Unlike fat and protein, carbohydrate is, for the most part, not used structurally in the body. Instead, it serves almost exclusively to supply cells with the energy they need to carry out important functions such as muscle work. Fat and protein can supply energy as well, but carbohydrate does so far more rapidly, making it the body’s go-to fuel for intense activity.

It’s no wonder, then, that piles of scientific research have shown runners and other endurance athletes perform better when their carbohydrate intake is higher. A few years ago, for example, researchers at Liverpool John Moores University tracked the diets of 257 runners during the final five weeks before the London Marathon. Those runners who ate the most carbs during this period completed the marathon on average 13.4 percent faster than the rest, irrespective of gender, age, body weight, training volume and marathon experience.

How much carbohydrate is needed to maximize endurance fitness? There’s no science-based formula that runners can use to determine their individual needs. All we know for sure is that the more you train, the more carbs you need. But counting carbs isn’t really necessary. In my research, I encountered very few elite athletes who tracked their carb intake. Instead, they just made a habit of including carb-rich foods in all of their meals and in most snacks. By doing the same, and by adjusting your overall food intake based on your activity level, you will be sure to get the right amount of carbohydrate for you.

RELATED: Are Carbohydrates Really Needed During Exercise?

Despite all of the research showing the benefits of a high carb intake on endurance performance, many runners today are being persuaded to switch to low-carb diets on the belief that reducing carb intake increases the muscles’ fat burning capacity and endurance. But studies have repeatedly demonstrated that the boost in fat-burning capacity resulting from a low-carb diet, particularly from a high-fat low-carb diet, actually impairs endurance performance. A 2014 study by Polish researchers found that four weeks on a high-fat low-carb diet reduced time-trial power by an average of 12 watts in a group of competitive mountain bikers.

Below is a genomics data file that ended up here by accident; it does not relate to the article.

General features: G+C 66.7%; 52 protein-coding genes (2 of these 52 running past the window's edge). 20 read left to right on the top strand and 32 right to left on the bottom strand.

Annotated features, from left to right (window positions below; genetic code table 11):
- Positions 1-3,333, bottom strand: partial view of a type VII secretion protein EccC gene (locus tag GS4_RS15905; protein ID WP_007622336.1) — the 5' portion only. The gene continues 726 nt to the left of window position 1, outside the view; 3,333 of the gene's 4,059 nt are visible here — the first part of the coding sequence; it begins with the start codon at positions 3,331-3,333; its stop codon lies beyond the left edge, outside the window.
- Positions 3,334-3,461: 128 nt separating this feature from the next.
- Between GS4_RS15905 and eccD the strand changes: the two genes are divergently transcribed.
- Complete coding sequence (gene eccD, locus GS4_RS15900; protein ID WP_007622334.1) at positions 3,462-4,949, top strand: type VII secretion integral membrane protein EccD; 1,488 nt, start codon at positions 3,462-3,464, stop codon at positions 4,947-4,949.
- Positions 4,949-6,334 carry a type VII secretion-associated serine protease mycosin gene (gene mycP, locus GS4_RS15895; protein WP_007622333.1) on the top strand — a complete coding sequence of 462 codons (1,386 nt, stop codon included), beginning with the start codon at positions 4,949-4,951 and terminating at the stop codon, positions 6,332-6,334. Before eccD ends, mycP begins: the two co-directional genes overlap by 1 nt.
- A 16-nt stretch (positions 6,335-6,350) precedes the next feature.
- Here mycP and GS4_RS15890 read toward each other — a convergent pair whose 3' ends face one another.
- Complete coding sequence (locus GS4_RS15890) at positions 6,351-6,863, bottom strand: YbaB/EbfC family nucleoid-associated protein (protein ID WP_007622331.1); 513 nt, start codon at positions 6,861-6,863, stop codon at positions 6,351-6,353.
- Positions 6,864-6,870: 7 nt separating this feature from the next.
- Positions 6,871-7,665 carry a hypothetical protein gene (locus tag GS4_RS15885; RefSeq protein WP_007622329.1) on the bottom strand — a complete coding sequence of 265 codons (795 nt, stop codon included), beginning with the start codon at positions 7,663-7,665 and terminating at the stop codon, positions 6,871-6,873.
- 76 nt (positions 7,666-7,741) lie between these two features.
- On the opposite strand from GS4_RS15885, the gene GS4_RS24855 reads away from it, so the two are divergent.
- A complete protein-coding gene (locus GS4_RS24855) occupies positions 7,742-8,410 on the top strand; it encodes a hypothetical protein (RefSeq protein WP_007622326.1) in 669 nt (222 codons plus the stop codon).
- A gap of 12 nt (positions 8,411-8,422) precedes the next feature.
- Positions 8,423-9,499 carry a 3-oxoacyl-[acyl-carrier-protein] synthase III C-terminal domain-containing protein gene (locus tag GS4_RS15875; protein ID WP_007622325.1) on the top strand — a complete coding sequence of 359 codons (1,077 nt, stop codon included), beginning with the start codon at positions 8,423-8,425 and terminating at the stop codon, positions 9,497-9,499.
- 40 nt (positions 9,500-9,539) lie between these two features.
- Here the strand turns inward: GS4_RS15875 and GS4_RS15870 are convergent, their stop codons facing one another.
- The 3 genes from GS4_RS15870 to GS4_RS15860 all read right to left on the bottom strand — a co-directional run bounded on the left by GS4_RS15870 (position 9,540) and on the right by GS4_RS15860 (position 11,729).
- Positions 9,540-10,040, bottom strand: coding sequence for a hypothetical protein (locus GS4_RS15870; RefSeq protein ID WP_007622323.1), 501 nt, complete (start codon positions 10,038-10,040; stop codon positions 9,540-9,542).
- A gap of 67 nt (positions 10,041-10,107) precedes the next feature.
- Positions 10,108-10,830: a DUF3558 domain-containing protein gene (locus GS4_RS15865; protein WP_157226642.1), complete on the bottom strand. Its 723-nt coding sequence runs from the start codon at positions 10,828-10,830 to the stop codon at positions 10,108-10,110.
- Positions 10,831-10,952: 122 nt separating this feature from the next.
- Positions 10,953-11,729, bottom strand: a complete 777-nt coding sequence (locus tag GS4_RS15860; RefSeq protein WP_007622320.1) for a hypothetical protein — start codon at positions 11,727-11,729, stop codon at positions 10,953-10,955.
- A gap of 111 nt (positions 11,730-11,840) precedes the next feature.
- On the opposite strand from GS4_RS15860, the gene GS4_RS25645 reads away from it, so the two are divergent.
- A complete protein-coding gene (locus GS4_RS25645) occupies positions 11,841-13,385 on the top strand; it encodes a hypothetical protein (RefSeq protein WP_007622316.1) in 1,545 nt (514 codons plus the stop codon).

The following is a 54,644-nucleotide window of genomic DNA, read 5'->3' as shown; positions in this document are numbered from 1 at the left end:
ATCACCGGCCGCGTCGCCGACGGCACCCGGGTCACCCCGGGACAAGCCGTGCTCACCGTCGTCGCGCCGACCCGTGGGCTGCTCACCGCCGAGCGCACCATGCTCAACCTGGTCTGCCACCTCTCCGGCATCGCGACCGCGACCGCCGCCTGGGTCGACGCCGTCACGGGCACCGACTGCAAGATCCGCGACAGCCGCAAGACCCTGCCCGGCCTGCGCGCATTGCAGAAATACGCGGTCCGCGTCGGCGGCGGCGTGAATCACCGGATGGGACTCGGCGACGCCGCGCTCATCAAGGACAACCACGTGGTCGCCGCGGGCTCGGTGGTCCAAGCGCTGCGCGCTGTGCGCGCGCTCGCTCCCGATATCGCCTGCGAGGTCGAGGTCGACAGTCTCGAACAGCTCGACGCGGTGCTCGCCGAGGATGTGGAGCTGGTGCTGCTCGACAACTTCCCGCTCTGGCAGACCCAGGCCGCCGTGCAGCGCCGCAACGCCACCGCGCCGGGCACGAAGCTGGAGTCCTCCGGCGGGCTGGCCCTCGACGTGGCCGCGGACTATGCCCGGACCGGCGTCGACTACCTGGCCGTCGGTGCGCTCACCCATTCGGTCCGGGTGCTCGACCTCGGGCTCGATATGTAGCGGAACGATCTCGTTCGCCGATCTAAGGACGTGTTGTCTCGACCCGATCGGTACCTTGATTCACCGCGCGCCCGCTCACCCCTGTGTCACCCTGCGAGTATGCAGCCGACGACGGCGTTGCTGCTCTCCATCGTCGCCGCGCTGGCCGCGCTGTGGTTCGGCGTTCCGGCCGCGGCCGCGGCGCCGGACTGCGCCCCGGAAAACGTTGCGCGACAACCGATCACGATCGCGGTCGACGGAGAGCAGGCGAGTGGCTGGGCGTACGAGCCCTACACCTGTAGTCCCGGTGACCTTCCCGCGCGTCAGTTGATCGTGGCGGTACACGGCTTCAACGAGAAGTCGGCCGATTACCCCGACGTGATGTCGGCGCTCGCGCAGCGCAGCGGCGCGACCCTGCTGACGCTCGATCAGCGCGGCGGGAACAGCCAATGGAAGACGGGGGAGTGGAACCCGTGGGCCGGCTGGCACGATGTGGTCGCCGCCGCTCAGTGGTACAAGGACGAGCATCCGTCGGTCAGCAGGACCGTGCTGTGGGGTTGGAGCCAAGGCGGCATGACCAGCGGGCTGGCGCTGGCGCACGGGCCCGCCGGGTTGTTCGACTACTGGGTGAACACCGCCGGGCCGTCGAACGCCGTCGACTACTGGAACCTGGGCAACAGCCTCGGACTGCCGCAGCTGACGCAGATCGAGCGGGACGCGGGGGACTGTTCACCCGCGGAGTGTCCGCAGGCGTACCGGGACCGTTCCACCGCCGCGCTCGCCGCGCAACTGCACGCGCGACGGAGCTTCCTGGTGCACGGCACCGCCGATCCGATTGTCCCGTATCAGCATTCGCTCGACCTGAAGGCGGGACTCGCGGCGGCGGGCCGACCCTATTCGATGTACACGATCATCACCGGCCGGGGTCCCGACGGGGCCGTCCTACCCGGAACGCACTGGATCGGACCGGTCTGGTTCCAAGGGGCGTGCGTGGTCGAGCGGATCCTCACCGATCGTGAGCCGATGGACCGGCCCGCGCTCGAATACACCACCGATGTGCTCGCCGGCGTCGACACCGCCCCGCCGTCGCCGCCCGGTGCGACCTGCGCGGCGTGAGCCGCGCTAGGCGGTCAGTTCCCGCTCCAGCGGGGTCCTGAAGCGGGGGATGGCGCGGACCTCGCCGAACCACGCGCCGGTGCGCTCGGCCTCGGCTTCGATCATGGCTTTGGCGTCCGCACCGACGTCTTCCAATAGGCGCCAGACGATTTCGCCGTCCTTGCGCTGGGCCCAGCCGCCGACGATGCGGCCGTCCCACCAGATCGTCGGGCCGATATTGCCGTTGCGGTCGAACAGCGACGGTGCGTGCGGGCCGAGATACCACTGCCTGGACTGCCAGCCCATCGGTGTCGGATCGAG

Do results such as these mean that runners should eat lots of carbs all the time? No. New research has shown that endurance athletes can benefit from doing select workouts in a carbohydrate-deprived state. Most recently, French researchers observed that time-trial performance improved in cyclists who maintained a high-carb base diet but completed three morning rides per week, each preceded by a 12-hour carbohydrate fast and a carb-depleting interval workout. Interestingly, this benefit had nothing to do with fat burning. Rather, doing occasional carb-fasted workouts in the context of a high-carb diet appears to boost endurance performance by increasing aerobic capacity, which is the opposite of what a low-carb diet does.

Carb-fasted workouts are new enough that the most effective way of practicing them is not yet known. I believe that one to two of these sessions per week is a good starting point. The most convenient way to do them is first thing in the morning either before breakfast or after a no-carb breakfast. Carb-fasted workouts may take the form of high-intensity intervals or long, slow endurance runs.

RELATED: Manipulating Carbohydrate Availability To Improve Running Performance

Carbs Can Make You Leaner